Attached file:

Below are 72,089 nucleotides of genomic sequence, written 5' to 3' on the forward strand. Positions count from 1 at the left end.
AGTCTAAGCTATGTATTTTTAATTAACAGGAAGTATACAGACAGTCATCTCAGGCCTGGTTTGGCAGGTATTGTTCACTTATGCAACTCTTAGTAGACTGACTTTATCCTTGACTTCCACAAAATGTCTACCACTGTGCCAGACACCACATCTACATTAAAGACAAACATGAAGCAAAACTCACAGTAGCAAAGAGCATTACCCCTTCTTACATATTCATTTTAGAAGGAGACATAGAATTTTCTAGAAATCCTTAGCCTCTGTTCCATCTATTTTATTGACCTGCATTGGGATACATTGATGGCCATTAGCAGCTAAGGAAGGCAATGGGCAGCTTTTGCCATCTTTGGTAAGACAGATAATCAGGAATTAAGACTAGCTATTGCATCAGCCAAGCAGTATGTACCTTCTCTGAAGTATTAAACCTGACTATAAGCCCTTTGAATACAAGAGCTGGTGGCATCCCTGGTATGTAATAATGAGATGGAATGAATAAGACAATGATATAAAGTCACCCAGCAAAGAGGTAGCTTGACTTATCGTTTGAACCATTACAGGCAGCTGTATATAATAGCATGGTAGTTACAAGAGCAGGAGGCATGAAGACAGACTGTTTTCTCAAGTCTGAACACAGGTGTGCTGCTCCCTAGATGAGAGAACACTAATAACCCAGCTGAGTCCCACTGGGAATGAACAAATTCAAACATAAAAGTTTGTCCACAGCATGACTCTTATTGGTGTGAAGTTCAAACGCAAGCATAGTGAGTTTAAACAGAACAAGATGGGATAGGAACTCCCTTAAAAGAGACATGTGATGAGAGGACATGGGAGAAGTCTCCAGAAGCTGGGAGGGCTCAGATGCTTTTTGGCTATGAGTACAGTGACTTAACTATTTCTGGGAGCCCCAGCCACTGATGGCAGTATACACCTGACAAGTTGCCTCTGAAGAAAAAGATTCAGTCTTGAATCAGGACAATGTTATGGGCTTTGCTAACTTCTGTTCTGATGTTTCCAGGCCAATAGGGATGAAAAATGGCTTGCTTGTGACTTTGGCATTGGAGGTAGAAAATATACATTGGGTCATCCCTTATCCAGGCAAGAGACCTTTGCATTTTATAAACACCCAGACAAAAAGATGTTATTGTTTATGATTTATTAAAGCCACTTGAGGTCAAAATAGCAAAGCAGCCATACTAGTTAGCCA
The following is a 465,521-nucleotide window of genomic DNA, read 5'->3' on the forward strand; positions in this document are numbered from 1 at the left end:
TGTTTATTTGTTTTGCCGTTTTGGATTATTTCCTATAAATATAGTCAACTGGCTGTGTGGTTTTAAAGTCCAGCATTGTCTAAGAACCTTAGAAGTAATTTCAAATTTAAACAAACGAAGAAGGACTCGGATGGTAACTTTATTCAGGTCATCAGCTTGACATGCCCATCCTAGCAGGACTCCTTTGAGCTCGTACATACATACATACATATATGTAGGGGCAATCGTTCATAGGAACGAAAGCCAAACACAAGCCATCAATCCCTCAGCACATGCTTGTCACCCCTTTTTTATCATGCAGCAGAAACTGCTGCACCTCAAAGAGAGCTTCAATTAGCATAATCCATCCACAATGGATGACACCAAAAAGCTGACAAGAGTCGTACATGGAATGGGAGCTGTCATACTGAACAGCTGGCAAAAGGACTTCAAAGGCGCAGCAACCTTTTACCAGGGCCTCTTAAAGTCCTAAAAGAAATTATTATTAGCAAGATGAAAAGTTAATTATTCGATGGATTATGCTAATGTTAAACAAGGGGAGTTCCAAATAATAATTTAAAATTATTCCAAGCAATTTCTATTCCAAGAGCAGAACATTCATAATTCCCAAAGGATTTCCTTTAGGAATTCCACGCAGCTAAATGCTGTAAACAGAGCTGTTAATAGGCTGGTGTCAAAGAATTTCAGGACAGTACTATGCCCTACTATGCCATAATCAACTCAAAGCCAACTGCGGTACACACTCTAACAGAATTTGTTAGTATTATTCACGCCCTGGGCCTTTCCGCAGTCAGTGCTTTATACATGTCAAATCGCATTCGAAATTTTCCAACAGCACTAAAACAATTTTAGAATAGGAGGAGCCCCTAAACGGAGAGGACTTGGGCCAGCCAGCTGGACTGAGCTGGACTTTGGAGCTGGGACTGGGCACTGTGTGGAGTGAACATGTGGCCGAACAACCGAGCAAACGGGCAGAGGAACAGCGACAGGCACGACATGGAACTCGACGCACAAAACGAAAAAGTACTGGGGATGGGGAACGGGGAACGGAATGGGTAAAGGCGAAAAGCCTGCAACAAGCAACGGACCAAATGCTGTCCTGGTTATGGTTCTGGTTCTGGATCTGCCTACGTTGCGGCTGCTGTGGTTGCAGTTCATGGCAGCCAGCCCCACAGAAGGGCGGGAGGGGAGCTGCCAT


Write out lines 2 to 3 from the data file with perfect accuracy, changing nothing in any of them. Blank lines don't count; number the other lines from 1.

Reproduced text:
AGTCTAAGCTATGTATTTTTAATTAACAGGAAGTATACAGACAGTCATCTCAGGCCTGGTTTGGCAGGTATTGTTCACTTATGCAACTCTTAGTAGACTGACTTTATCCTTGACTTCCACAAAATGTCTACCACTGTGCCAGACACCACATCTACATTAAAGACAAACATGAAGCAAAACTCACAGTAGCAAAGAGCATTACCCCTTCTTACATATTCATTTTAGAAGGAGACATAGAATTTTCTAGAAATCCTTAGCCTCTGTTCCATCTATTTTATTGACCTGCATTGGGATACATTGATGGCCATTAGCAGCTAAGGAAGGCAATGGGCAGCTTTTGCCATCTTTGGTAAGACAGATAATCAGGAATTAAGACTAGCTATTGCATCAGCCAAGCAGTATGTACCTTCTCTGAAGTATTAAACCTGACTATAAGCCCTTTGAATACAAGAGCTGGTGGCATCCCTGGTATGTAATAATGAGATGGAATGAATAAGACAATGATATAAAGTCACCCAGCAAAGAGGTAGCTTGACTTATCGTTTGAACCATTACAGGCAGCTGTATATAATAGCATGGTAGTTACAAGAGCAGGAGGCATGAAGACAGACTGTTTTCTCAAGTCTGAACACAGGTGTGCTGCTCCCTAGATGAGAGAACACTAATAACCCAGCTGAGTCCCACTGGGAATGAACAAATTCAAACATAAAAGTTTGTCCACAGCATGACTCTTATTGGTGTGAAGTTCAAACGCAAGCATAGTGAGTTTAAACAGAACAAGATGGGATAGGAACTCCCTTAAAAGAGACATGTGATGAGAGGACATGGGAGAAGTCTCCAGAAGCTGGGAGGGCTCAGATGCTTTTTGGCTATGAGTACAGTGACTTAACTATTTCTGGGAGCCCCAGCCACTGATGGCAGTATACACCTGACAAGTTGCCTCTGAAGAAAAAGATTCAGTCTTGAATCAGGACAATGTTATGGGCTTTGCTAACTTCTGTTCTGATGTTTCCAGGCCAATAGGGATGAAAAATGGCTTGCTTGTGACTTTGGCATTGGAGGTAGAAAATATACATTGGGTCATCCCTTATCCAGGCAAGAGACCTTTGCATTTTATAAACACCCAGACAAAAAGATGTTATTGTTTATGATTTATTAAAGCCACTTGAGGTCAAAATAGCAAAGCAGCCATACTAGTTAGCCA
The following is a 465,521-nucleotide window of genomic DNA, read 5'->3' on the forward strand; positions in this document are numbered from 1 at the left end: